H-Education seeks to link participants with shared interests in the history of education, broadly defined as a recognized field covering both formal and informal institutions and processes regarding teaching and learning. We anticipate that our audience will consist of university professors, independent scholars, educators, and graduate students, from diverse fields of study.

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Re: Origins of Textbook Writing as "Service" in Higher Education?

I wonder if this is touched upon in Barry Joyce's 2015 book, The First U.S. History Textbooks: Constructing and Disseminating the American Tale in the Nineteenth Century.

Our book history colleagues over at SHARP (The Society for the History of Authorship, Reading and Publishing) may be able to shed some light on this too.

http://www.sharpweb.org/main/sharp-l/

Best
Rick

'1968 and its legacies', King's College London, 8 May - 17 June, 2018

1968 AND ITS LEGACIES
KING'S COLLEGE LONDON
8 MAY - 17 JUNE 2018
 
King’s College London is hosting a major international and interdisciplinary series of workshops, film screenings, and a symposium to mark the 50th anniversary of the progressive mass protests of 1968, the counterculture which surrounded them, and their continuing influence today.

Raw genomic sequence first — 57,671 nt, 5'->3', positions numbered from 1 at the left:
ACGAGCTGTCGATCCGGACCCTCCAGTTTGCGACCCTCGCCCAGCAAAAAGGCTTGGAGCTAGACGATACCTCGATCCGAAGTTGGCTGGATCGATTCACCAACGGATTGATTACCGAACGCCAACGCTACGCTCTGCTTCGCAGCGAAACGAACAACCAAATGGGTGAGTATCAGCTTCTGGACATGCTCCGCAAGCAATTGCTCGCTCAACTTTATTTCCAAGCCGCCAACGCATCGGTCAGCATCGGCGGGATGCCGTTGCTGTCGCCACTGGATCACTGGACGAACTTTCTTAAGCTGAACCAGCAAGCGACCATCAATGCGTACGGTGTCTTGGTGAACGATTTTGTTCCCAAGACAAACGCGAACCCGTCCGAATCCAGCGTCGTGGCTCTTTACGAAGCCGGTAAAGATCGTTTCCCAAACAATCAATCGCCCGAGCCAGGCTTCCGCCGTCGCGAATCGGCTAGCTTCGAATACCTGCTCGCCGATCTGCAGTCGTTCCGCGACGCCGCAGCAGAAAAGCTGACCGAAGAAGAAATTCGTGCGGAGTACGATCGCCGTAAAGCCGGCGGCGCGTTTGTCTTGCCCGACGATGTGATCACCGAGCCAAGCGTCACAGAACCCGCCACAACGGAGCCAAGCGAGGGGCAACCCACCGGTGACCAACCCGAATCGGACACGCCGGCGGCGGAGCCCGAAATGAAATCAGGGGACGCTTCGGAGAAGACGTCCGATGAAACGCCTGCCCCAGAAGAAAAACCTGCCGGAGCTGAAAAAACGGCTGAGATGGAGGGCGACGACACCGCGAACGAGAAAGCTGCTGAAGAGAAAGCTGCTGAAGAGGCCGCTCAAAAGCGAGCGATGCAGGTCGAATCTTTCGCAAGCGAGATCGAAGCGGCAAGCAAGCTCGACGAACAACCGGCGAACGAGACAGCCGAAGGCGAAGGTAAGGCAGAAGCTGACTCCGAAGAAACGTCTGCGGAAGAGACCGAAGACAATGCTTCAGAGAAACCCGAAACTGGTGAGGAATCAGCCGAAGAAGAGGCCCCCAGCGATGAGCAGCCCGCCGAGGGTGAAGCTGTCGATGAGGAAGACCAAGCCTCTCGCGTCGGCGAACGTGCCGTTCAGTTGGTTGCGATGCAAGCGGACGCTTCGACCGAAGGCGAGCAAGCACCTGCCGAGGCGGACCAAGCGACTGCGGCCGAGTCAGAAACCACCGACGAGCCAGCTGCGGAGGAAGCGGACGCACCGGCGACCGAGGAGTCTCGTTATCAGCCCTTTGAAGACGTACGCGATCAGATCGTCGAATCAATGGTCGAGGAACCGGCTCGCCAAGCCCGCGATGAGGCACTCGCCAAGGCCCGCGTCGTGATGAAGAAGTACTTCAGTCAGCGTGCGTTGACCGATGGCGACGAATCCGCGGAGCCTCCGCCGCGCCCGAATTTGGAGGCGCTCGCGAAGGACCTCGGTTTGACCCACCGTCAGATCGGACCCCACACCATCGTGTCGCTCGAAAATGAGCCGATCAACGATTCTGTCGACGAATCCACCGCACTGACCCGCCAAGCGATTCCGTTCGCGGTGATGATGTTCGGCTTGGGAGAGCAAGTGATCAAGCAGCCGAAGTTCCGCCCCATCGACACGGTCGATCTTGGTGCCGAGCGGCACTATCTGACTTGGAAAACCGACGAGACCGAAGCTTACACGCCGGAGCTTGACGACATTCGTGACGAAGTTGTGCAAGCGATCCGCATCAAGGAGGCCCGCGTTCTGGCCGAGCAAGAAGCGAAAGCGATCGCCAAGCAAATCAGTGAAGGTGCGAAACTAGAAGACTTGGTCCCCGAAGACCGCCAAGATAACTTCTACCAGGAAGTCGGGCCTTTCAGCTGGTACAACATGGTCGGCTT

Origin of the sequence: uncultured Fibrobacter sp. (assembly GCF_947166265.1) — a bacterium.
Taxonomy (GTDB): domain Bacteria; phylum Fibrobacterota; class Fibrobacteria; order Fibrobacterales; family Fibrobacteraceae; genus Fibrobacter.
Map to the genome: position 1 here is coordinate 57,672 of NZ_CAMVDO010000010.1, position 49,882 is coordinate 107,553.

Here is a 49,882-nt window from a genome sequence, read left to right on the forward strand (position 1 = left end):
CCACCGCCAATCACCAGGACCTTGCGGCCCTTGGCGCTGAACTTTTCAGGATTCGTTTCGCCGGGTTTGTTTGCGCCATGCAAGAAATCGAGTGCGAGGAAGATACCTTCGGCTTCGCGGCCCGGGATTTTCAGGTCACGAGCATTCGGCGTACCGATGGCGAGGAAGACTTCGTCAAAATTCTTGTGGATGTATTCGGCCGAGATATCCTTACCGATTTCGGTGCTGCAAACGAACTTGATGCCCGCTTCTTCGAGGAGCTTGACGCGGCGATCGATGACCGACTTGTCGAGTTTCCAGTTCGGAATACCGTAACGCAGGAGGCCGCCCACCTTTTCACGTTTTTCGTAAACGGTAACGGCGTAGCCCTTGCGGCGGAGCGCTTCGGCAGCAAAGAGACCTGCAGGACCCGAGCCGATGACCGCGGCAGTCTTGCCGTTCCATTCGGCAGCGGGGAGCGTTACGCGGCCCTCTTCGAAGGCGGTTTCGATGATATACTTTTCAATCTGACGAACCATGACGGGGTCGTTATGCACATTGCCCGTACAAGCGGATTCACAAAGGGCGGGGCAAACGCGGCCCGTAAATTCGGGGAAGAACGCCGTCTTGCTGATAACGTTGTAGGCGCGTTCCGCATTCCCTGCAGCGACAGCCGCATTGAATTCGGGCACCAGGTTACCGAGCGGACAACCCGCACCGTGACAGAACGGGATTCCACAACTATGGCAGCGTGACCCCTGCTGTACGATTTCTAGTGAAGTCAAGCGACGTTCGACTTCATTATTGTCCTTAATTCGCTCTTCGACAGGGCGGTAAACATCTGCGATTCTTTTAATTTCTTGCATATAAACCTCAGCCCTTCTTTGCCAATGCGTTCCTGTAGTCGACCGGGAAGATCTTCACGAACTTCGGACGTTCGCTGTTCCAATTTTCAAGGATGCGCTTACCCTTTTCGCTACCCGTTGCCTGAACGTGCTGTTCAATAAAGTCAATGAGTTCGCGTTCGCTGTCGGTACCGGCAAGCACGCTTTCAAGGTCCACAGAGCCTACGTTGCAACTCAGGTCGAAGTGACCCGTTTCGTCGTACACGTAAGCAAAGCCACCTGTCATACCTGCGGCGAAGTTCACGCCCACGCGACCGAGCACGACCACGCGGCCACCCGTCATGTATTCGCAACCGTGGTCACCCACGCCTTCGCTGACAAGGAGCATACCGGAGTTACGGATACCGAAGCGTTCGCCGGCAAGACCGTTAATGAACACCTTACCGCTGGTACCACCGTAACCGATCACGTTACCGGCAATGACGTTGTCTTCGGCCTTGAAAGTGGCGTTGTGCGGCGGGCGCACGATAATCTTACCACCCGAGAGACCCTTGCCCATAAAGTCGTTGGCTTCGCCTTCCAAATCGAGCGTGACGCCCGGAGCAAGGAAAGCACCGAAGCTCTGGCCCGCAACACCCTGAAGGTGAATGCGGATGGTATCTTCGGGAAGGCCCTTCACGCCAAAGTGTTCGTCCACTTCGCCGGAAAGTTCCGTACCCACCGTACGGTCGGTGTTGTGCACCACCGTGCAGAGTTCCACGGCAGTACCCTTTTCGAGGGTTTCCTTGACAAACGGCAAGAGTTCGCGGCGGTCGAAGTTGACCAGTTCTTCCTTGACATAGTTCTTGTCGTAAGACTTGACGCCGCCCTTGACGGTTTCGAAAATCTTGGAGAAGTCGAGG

**Registration is now open.**
 
WORKSHOPS, every Tuesday, May 8th through June 12th, 2018

Origins of Textbook Writing as "Service" in Higher Education?

There may be a simple answer to his question lying around somewhere, but if so I haven't found it.  At what point(s) did institutions of higher education, especially those engaged in scholarly research, begin to distinguish between original research published in academic presses and the authorship of works either for the general public or for schools published in the trade press?  Perhaps I am not phrasing this as precisely as I could, but I have a feeling that subscribers to H-Education will catch what I'm referring to.  The distinction lives in research universities' promotion and tenure

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